Fine Play Abounds In Travel League

BOWLING

Interstate Bowler Practicing In 22-team Outfit To Go Pro

November 10, 1991|By Donald G. Vitek

Tom Biebl, general manager of County Lanes in Westminster has issueda general invitation to the bowlers of Carroll County.

"On Saturday night at 7 p.m. if you want to see some real good bowling, stop inat County Lanes and watch the Interstate Traveling League bowl."

He's right. The league has several dynamite tenpin bowlers, including Harry Baker.

Baker works as a mechanic at Terrace Lanes near his home in Frederick and bowls out of County Lanes in the InterstateTraveling League. The league includes 22 teams from Carroll, Frederick and Washington counties as well as Pennsylvania, with some centersentering as many as five teams.

It's a tough league.

"I'm looking down the road for a chance to turn professional," Baker said. "And bowling in the travel league the past two years as helped me a lot."

Baker carried a 220 average last year, and he's off and running this season. He has one 300 game and a 789 high set and earlier this season at County Lanes, he put together games of 226, 279 and 259 fora fine 764 series.

That's the house record at County Lanes, breaking Chuck Ludwig's 761.

"It's nice bowling at County Lanes," Bakersaid. "The lane condition is great for both left-handers and right-handers, and you know you're bowling in a house where the owner reallycares about the bowlers."

Baker throws a 16-pound ball and leans toward the Hammers.

"I've thrown all of my big games except one with a Hammer ball," he said. "I'll stick with it."

That means that some day soon you may see Harry Baker throwing a Hammer bowling ball on the professional tour.

*

"That was one the greatest head-to-head duckpin matches that I've ever seen," said Joe Rineer of Mount Airy Lanes. "And it probably set a record."

Rineer's right. It was a great match and it did set a record, as far as my research has determined.

It was a head-to-head qualifying match last month between Jim Vanfossen, who bowls at Mount Airy Lanes, and Mike Domonick at the Holiday Lanes in Manchester, Conn., on the Pro Duckpin Tour, and itwas a heart-stopper.

Vanfossen had no strikes after three frames,with a total of 27. Domonick, meanwhile, threw a 10 in the first frame and followed that with a spare and a triple-header strike. Looked like a blowout, right?

Not for a competitor like Vanfossen, who threw a strike in the fourth frame and hammered out five more strikes in a row, broke 7 in the tenth frame, picked it up and threw a strike for 214 game.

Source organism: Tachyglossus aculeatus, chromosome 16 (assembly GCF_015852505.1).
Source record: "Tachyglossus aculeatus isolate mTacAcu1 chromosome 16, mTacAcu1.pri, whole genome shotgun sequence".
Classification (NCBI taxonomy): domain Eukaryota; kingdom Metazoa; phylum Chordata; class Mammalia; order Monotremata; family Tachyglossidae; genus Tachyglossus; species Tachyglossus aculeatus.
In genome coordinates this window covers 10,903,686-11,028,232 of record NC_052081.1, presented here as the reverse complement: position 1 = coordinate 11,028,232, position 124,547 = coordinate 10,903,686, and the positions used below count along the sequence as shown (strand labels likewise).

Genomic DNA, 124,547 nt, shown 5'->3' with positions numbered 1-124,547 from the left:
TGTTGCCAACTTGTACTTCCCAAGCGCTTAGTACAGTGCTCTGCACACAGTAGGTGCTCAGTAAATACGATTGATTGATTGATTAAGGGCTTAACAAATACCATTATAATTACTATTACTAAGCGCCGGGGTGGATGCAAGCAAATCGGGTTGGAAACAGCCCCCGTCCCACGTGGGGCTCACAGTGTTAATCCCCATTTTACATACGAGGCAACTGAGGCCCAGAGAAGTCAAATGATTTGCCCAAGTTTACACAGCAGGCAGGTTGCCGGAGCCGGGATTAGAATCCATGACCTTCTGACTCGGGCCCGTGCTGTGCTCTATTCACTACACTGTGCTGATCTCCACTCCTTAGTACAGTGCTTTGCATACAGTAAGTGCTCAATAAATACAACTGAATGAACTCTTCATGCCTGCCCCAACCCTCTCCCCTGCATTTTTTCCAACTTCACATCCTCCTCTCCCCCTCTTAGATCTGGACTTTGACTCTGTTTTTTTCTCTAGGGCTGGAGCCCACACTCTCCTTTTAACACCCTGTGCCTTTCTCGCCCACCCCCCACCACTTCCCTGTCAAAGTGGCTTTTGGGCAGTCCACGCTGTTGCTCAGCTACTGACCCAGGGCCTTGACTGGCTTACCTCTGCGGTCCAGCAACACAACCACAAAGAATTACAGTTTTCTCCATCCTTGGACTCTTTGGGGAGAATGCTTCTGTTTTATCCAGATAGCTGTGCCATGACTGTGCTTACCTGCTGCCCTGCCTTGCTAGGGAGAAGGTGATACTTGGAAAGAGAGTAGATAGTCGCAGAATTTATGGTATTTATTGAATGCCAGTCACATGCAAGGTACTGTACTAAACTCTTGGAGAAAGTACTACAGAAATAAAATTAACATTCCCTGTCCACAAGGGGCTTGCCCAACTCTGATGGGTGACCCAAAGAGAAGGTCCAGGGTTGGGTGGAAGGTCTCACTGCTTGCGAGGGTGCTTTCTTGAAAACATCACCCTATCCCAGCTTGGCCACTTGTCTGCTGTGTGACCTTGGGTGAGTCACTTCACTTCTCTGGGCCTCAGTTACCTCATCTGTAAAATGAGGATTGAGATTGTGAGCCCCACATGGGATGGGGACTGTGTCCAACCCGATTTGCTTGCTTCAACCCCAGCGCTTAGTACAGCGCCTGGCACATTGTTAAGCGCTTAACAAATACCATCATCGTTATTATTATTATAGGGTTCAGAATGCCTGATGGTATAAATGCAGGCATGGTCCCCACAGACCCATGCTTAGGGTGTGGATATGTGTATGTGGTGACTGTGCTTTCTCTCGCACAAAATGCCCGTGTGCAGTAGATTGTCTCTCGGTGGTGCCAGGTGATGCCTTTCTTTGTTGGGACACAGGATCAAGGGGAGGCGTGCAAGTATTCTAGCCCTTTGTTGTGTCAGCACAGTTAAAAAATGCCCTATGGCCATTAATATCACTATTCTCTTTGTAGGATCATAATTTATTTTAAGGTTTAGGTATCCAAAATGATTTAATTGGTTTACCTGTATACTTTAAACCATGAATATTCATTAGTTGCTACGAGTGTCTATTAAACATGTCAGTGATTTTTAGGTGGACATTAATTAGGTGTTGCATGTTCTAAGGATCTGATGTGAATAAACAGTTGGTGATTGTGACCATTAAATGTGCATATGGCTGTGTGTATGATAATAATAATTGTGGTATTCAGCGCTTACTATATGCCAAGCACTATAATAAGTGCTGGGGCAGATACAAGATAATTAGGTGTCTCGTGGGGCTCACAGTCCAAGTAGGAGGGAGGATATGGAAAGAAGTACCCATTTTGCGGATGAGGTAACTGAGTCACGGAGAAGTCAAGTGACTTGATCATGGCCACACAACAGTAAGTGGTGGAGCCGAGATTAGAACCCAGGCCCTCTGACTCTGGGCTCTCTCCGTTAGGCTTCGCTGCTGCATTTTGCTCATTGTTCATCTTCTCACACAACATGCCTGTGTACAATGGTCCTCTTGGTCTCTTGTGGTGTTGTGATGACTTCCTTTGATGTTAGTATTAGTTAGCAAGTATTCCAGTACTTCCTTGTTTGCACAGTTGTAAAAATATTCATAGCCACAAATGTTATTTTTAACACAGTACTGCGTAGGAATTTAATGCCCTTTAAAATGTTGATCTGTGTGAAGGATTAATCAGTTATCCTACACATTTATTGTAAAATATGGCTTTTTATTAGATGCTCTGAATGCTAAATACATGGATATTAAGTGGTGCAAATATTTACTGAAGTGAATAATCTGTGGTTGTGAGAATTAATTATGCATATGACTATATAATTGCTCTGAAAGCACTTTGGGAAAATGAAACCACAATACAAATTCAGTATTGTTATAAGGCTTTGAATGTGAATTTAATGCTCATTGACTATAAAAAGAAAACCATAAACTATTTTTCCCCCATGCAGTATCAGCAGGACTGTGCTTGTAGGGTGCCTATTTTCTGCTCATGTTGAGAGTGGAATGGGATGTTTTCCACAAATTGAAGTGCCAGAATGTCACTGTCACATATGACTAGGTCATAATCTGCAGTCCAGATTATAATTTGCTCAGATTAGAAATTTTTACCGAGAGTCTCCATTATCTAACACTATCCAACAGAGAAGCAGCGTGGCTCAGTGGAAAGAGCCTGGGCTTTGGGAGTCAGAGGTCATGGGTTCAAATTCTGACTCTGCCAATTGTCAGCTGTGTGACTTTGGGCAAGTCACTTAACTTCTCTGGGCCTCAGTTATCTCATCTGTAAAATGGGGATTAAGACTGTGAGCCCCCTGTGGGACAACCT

Domonick never gave up either, throwing a nice 203 game -- it just wasn't enough.

Vanfossen bowls in the Wednesday Men's Majors at Mount Airy Lanes and carries a 147 average with a high series of 534 and a high game of 231. He lives in Jefferson, FrederickCounty, with his wife, Darlene, and also bowls in the Thursday MajorLeague at White Oak Lanes in Montgomery County.

"I love duckpins," Vanfossen says. "I try to catch all the tournaments."

That 417 total is thought to be a tour record in head-to-head competition.

If you want more excitement than that, you'll have to fall off a cliff.

*

OK, duckpin bowlers, how many of you are really involved inthe game?

Oh, I don't mean showing up to bowl in your league and throwing a few practice games, I mean involved in the game to the extent that you try to build interest in the sport, that you try to makeit better in every way, that you try to advance the sport every year.

Well, Bill Hunt, president of the Baltimore Bowlers Association,says the association welcomes volunteers.

The next meeting is at 1 p.m. today at the nearby Fair Lanes Owings Mills center. If you can't make this one, meetings take place every month.

It's your sport, it's your association, it's your move.

Information: BBA office, (301) 766-3186 or Bill Hunt, (301) 761-8852.

*

Two recent athletic surveys give some interesting information about bowling.

A recent survey of 10,000 households by the National Sporting Goods Association shows that 40.1 million people age 7 and older bowl more than once a year. This compares with 23 million golfers and 18.4 million tennis players.

Of those participants, 20.1 million bowlers come from households with incomes of $35,000 or more, with 11.3 million of those residing in households with incomes of $50,000 or more. Golf is second in each category, with 15.2 million in the $35,000-plus household and 9.07 million in the $50,000-plus category. Tennis has 11.3 million and 8 million in the respective categories.

In another study,American Sports Analysis, a sports participation tracking study of 15,000 households conducted annually by American Sports Data Inc., found bowling trails only freshwater fishing and camping as the most popular participant sport in the United States.

During 1990, 53.5 million Americans over the age of 6 went bowling at least once, while 11.1 million bowled 25 times or more.

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